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SEC Warns Against Selling Stock During Security Incidents

Following the Equifax data breach and the Meltdown/Spectre scandals, the U.S. Security and Exchanges Commission (SEC) issued a warning reminding executives that trading stock during such incidents classifies as insider trading and is punishable by law. In both of those incidents the CEOs and other executives sold stock after learning about the security issues, but before the problems were publicly revealed.

SEC Warning

The SEC issued new guidance to clarify that company executives are not allowed to trade on insider information, such as knowing that their company suffered a data breach, until the information is made public.

The commission added that these are not new rules; they've been in place for a while. However, after several Equifax and Intel stock sales during the internal investigation of their respective security issues, the SEC thought it should issue a reminder:

Directors, officers, and other corporate insiders must not trade a public company's securities while in possession of material nonpublic information, which may include knowledge regarding a significant cybersecurity incident experienced by the company.

Equifax Data Breach

Equifax experienced one of the most devastating data breaches in U.S. history, as the personal information of over 145 million Americans was exposed. Meanwhile, several executives, including the Equifax CEO at that time, Richard Smith, sold stock worth over $1.8 million after learning of the data breach and before making the information public.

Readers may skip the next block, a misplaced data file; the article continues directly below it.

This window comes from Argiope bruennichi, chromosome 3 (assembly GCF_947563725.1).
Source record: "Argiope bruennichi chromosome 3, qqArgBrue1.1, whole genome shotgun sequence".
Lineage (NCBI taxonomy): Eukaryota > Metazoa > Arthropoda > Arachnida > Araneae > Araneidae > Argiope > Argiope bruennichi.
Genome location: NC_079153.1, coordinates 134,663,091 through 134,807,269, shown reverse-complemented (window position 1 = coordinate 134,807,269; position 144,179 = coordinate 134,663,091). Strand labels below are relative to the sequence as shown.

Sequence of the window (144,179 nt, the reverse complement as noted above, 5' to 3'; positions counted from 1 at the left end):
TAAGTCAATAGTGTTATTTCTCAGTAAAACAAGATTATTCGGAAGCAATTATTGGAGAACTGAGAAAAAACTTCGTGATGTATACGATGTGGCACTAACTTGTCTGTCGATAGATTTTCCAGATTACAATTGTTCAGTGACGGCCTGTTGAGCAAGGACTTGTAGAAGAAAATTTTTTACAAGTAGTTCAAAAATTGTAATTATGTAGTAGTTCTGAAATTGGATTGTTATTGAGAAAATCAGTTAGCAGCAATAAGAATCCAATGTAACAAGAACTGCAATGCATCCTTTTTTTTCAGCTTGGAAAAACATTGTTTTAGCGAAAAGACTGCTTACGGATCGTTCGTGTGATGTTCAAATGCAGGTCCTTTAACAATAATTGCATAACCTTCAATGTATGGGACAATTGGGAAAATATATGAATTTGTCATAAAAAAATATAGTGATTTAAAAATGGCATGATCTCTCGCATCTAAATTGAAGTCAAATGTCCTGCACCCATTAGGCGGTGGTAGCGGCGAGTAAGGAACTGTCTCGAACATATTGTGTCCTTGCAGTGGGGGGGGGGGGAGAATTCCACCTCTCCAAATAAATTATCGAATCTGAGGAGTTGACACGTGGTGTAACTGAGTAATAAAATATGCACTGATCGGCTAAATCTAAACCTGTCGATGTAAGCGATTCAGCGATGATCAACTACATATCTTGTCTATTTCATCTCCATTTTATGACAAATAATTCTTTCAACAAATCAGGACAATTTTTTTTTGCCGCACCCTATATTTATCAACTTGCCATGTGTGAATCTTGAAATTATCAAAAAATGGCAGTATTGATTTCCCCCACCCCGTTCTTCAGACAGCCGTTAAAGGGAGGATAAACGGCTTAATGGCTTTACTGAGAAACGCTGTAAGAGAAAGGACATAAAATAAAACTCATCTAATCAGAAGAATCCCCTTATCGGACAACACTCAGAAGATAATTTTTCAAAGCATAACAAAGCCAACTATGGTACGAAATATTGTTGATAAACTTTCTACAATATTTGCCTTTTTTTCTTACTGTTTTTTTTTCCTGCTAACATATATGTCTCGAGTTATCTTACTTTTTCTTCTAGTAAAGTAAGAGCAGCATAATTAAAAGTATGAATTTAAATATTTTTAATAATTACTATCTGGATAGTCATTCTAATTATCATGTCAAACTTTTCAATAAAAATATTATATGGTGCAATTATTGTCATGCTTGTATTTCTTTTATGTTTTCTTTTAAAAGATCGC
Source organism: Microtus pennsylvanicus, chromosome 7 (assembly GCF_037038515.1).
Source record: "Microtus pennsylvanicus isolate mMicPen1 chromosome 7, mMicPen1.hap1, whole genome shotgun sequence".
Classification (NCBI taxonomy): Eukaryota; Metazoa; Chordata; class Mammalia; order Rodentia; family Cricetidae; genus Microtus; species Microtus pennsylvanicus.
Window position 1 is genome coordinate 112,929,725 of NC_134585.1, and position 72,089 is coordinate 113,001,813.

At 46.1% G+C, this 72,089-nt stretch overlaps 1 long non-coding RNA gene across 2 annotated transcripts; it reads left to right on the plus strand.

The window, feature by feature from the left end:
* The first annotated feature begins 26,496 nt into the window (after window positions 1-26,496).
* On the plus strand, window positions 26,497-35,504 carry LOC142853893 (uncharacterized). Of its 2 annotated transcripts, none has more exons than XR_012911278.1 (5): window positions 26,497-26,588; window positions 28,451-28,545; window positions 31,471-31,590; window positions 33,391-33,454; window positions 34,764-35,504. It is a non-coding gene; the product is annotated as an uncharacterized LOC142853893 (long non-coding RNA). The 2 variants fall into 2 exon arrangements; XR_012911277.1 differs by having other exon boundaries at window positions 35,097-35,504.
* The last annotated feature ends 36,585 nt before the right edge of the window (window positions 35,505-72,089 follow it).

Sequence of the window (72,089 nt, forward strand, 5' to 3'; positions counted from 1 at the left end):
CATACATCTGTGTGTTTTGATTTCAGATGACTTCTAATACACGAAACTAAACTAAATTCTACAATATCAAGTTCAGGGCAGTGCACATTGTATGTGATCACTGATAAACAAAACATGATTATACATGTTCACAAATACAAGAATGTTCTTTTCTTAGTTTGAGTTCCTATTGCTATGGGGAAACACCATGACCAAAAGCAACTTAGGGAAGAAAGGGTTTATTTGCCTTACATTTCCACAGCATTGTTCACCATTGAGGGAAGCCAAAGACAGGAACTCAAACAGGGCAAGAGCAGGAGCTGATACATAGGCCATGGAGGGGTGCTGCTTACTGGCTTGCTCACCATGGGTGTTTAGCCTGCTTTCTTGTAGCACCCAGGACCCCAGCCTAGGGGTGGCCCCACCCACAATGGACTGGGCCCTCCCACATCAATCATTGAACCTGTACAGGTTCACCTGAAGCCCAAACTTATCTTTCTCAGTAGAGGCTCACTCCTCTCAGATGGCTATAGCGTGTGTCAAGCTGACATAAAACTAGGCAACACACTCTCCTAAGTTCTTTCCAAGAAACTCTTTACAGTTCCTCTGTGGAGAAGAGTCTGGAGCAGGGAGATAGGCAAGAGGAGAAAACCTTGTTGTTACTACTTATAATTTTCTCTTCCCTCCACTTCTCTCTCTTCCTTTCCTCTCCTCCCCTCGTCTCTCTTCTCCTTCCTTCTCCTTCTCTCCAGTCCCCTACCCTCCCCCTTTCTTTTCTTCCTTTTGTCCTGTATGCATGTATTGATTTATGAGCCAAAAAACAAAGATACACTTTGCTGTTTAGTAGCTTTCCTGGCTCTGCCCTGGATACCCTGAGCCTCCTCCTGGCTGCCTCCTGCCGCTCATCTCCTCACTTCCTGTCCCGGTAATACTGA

However, despite the SEC issuing the new guidance and clarifying that this was illegal, it previously declined to investigate the Equifax executives for insider trading. The executives are still under criminal investigation by the Justice Department.

Intel’s Meltdown

Although Intel said that its CEO’s stock sale was “planned” for last fall, it turned out that Krzanich planned the sale only after learning about the Meltdown and Spectre vulnerabilities from Google. Again, this should not be allowed, according to the SEC’s new guidance, but for now it’s not clear if the agency is pursuing an investigation against Krzanich.

Either way, other companies were put on notice if they allow their executives to sell stock during internal security incident investigations, but how well the companies respect this new guidance may depend on how willing the SEC is to enforce its own rules when companies break them.

  • popatim
    They need to prosecute and fine these people! We all know this is illegal and so did they! Everyone else will understand this 'gentle reminder' and not do it so openly.

    The rest of the public will see that this isn't really the Corporate States of America, where those with the money can do whatever they want...
    Reply
  • Brian_R170
    Security is heating up worldwide. For high-tech companies with enough high-profile products in the market, there will come a time, when there is ALWAYS a "security incident" in a company's product line that is known but not yet publicly disclosed. It would not surprise me if that time has already come for companies like Intel, Microsoft, Apple, Google, etc.
    Reply
  • manleysteele
    20732885 said:
    Security is heating up worldwide. For high-tech companies with enough high-profile products in the market, there will come a time, when there is ALWAYS a "security incident" in a company's product line that is known but not yet publicly disclosed. It would not surprise me if that time has already come for companies like Intel, Microsoft, Apple, Google, etc.